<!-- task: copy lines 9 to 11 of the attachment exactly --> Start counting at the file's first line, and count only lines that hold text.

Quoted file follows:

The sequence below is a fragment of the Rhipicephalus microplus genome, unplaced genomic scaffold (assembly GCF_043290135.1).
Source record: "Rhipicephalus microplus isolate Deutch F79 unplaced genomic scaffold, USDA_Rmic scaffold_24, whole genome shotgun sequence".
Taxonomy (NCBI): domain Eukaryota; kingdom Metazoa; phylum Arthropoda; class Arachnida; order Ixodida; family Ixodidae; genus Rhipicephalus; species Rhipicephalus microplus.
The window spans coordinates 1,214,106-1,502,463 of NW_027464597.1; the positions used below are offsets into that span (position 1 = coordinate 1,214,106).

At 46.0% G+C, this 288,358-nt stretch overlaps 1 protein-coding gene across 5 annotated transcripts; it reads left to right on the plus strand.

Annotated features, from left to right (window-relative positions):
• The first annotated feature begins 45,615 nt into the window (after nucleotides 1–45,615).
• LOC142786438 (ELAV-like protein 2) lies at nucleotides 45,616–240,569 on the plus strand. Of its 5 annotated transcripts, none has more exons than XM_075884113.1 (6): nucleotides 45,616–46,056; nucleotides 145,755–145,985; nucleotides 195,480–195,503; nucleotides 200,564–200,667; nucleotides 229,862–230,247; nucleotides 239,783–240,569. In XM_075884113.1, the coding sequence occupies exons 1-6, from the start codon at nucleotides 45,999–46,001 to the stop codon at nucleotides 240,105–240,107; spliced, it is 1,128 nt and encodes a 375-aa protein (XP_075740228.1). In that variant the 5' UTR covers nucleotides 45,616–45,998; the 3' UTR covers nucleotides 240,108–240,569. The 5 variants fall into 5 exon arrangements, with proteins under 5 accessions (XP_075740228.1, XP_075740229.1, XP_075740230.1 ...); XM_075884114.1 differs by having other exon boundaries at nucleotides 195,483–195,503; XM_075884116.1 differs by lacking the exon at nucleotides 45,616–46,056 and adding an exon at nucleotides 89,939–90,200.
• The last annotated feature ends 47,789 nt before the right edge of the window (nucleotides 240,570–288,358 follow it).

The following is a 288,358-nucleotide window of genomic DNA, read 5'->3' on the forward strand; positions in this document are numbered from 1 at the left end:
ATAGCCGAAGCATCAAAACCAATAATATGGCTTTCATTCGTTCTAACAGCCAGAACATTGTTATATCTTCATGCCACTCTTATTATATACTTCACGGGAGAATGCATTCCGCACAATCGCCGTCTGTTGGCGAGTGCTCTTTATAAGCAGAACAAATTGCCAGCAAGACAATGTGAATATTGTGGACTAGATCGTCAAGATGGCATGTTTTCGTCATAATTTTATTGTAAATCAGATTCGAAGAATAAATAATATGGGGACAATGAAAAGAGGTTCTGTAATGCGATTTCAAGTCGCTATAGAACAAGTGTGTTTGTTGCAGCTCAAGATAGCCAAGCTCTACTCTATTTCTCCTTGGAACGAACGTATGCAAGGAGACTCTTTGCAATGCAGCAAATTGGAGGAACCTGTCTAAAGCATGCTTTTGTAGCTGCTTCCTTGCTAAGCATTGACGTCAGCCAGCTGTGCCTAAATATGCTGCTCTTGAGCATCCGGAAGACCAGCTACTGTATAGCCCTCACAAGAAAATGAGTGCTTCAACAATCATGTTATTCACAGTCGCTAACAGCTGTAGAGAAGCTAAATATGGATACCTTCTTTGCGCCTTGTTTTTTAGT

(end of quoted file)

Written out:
• The last annotated feature ends 47,789 nt before the right edge of the window (nucleotides 240,570–288,358 follow it).

The following is a 288,358-nucleotide window of genomic DNA, read 5'->3' on the forward strand; positions in this document are numbered from 1 at the left end:
ATAGCCGAAGCATCAAAACCAATAATATGGCTTTCATTCGTTCTAACAGCCAGAACATTGTTATATCTTCATGCCACTCTTATTATATACTTCACGGGAGAATGCATTCCGCACAATCGCCGTCTGTTGGCGAGTGCTCTTTATAAGCAGAACAAATTGCCAGCAAGACAATGTGAATATTGTGGACTAGATCGTCAAGATGGCATGTTTTCGTCATAATTTTATTGTAAATCAGATTCGAAGAATAAATAATATGGGGACAATGAAAAGAGGTTCTGTAATGCGATTTCAAGTCGCTATAGAACAAGTGTGTTTGTTGCAGCTCAAGATAGCCAAGCTCTACTCTATTTCTCCTTGGAACGAACGTATGCAAGGAGACTCTTTGCAATGCAGCAAATTGGAGGAACCTGTCTAAAGCATGCTTTTGTAGCTGCTTCCTTGCTAAGCATTGACGTCAGCCAGCTGTGCCTAAATATGCTGCTCTTGAGCATCCGGAAGACCAGCTACTGTATAGCCCTCACAAGAAAATGAGTGCTTCAACAATCATGTTATTCACAGTCGCTAACAGCTGTAGAGAAGCTAAATATGGATACCTTCTTTGCGCCTTGTTTTTTAGT